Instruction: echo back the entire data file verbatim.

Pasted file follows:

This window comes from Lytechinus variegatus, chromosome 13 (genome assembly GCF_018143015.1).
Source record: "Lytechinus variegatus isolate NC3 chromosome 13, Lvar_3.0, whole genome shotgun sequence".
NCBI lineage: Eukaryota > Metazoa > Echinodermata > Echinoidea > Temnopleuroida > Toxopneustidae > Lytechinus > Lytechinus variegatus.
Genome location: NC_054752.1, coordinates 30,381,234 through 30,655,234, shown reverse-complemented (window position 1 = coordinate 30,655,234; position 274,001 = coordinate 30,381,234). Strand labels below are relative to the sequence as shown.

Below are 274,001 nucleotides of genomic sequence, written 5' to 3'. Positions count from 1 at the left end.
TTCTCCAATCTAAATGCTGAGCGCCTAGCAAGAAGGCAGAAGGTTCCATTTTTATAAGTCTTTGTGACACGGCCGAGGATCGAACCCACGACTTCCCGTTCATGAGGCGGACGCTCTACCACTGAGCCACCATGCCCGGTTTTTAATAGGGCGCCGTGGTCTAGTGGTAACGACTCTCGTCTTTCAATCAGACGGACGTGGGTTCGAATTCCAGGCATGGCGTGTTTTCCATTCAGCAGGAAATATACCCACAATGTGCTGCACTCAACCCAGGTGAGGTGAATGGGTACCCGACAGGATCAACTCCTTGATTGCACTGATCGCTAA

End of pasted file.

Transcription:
This window comes from Lytechinus variegatus, chromosome 13 (genome assembly GCF_018143015.1).
Source record: "Lytechinus variegatus isolate NC3 chromosome 13, Lvar_3.0, whole genome shotgun sequence".
NCBI lineage: Eukaryota > Metazoa > Echinodermata > Echinoidea > Temnopleuroida > Toxopneustidae > Lytechinus > Lytechinus variegatus.
Genome location: NC_054752.1, coordinates 30,381,234 through 30,655,234, shown reverse-complemented (window position 1 = coordinate 30,655,234; position 274,001 = coordinate 30,381,234). Strand labels below are relative to the sequence as shown.

Below are 274,001 nucleotides of genomic sequence, written 5' to 3'. Positions count from 1 at the left end.
TTCTCCAATCTAAATGCTGAGCGCCTAGCAAGAAGGCAGAAGGTTCCATTTTTATAAGTCTTTGTGACACGGCCGAGGATCGAACCCACGACTTCCCGTTCATGAGGCGGACGCTCTACCACTGAGCCACCATGCCCGGTTTTTAATAGGGCGCCGTGGTCTAGTGGTAACGACTCTCGTCTTTCAATCAGACGGACGTGGGTTCGAATTCCAGGCATGGCGTGTTTTCCATTCAGCAGGAAATATACCCACAATGTGCTGCACTCAACCCAGGTGAGGTGAATGGGTACCCGACAGGATCAACTCCTTGATTGCACTGATCGCTAA